Strabismus Service, Adult
Strabismus surgery gives patient her life back
Janice Pauk thought that she was having an anxiety attack when she was driving and began to see red flashes before her. All of a sudden, she couldn't tell how far she was from the car in front of her.
She was relieved to make it home without an incident but was left with terrible vision problems. The incident sparked a five-year struggle to restore normal vision and search for answers.
"I had no depth perception," she said. "And if I looked to the right or the left, I would see double."
As her symptoms worsened, Janice noticed that her right eye was crossing. She was also experiencing frequent falls because of her vision restriction. Over time, she said, she feared she was going blind.
Searching for a cause
Janice's doctor in Florida, where she was living at the time, prescribed prism lenses that helped but made her glasses very heavy, she said. Meanwhile, to this day, she has never fully understood what caused the strabismus.
"I had had mini-strokes in the past, so perhaps that caused it," Janice said. "I have diabetes but have been told that diabetes does not cause this. My husband's neurologist thought I might have myasthenia gravis (a neuromuscular disorder)."
In fact, she said she was ready to join a support group for myasthenia gravis when she moved to Massachusetts.
Referred to Children's
Dr David Hunter When Janice came to Massachusetts she was still experiencing the same debilitating vision problems.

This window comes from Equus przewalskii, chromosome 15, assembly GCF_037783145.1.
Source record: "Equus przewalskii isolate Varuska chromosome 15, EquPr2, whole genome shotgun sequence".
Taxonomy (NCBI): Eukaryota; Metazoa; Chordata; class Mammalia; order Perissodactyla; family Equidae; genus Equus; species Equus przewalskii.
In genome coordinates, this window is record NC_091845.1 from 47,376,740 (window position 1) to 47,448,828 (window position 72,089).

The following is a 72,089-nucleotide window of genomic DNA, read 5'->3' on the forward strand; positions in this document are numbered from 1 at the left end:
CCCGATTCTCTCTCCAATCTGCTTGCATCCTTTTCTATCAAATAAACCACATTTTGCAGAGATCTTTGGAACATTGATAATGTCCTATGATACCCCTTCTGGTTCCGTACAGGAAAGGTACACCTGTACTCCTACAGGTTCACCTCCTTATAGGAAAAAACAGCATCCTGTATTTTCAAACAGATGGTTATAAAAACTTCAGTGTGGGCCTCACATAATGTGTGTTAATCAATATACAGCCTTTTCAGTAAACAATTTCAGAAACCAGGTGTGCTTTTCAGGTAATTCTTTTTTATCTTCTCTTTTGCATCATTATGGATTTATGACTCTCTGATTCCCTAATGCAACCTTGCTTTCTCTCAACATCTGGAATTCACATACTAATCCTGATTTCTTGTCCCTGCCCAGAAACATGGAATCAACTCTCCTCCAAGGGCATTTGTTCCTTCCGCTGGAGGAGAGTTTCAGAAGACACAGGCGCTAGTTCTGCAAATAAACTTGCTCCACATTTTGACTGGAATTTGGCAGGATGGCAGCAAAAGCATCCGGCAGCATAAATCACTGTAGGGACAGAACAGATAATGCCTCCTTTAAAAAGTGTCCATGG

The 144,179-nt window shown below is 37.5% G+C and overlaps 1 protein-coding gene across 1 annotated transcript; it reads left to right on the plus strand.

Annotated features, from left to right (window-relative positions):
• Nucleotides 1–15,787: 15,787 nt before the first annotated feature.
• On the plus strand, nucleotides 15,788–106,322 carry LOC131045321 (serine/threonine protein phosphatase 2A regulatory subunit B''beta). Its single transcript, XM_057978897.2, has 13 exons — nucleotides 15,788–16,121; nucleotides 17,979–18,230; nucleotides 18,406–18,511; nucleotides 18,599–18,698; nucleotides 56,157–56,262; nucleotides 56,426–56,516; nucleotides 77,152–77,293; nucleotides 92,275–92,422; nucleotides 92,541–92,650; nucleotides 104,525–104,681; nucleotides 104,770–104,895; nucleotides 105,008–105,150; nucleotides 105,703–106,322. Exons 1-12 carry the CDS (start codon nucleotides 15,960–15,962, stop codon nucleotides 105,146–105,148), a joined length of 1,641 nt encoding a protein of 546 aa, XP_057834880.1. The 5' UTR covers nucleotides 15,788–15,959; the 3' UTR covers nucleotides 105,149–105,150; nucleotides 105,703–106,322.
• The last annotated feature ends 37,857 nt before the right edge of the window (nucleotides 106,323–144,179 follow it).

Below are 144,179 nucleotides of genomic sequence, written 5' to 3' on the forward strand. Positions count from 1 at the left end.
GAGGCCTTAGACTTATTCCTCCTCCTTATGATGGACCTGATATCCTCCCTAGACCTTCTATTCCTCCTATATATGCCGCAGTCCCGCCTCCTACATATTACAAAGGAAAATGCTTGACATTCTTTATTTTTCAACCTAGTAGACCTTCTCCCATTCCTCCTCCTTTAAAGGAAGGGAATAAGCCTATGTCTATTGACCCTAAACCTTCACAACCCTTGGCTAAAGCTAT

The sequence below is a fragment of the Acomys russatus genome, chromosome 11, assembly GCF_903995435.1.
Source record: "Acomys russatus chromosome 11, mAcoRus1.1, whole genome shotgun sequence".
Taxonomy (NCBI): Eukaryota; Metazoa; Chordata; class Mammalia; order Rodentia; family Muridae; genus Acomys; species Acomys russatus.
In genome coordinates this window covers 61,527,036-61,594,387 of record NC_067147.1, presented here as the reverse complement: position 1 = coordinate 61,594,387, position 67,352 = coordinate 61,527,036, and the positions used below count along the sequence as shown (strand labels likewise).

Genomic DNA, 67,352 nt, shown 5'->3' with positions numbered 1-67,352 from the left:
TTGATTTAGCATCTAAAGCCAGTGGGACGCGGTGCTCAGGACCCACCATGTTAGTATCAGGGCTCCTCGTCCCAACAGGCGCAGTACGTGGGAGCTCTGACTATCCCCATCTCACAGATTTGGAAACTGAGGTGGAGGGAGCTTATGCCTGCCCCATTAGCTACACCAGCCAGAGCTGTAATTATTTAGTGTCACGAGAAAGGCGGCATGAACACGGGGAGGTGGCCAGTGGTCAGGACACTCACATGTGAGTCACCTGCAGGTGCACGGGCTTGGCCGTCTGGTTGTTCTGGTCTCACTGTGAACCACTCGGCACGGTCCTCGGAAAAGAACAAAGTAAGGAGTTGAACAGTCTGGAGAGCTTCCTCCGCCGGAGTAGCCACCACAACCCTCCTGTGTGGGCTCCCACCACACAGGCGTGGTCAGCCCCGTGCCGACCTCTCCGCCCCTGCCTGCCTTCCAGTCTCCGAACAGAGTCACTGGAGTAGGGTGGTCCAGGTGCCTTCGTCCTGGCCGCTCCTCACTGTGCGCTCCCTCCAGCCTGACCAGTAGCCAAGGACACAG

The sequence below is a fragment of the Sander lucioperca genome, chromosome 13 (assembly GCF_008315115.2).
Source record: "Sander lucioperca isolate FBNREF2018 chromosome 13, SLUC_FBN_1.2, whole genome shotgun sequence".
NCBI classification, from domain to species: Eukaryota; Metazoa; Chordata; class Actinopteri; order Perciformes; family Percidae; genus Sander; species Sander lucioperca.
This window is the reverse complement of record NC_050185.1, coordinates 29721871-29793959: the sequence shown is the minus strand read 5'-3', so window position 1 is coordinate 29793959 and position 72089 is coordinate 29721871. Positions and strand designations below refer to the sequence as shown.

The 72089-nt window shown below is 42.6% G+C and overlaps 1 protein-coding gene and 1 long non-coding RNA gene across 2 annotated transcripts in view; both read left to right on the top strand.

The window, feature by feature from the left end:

"By the time I moved I was wearing a patch over my right eye," she said. "That seemed to be the only way to block out the double vision."
Fortunately, Janice's ophthalmologist in Athol, MA referred her to David G. Hunter, MD, PhD, Ophthalmologist-in-Chief at Boston Children's Hospital. Dr. Hunter, a pediatric ophthalmologist, also specializes in treating adults with strabismus.
"The moment I met Dr. Hunter I liked him," Janice said. "He was very kind and really seemed to know what he was talking about. Best of all, he told me that yes, he would be able to help me. I also knew that Children's Hospital is affiliated with Harvard Medical School, so I felt that I was in the best hands."
Janice had eye muscle surgery under general anesthesia in January 2005. The eye muscles that were causing Janice's eye to cross were separated from the eye and reattached to a new position with adjustable sutures.
In most adults, adjustable sutures are used to allow surgeons to make further adjustments to the eye if needed after the patient wakes up.
Thriving after treatment
"It was a huge success and a huge relief for me," Janice said. "I was able to take a trip to Missouri in April, on my own, to visit my aunt. For the first time in years, I was able to drive myself to the airport."
"(The strabismus) basically stopped me and stopped my life for five years," she said. "And that was really a problem because there's so many things I want to do in my life. Now, I'm doing them."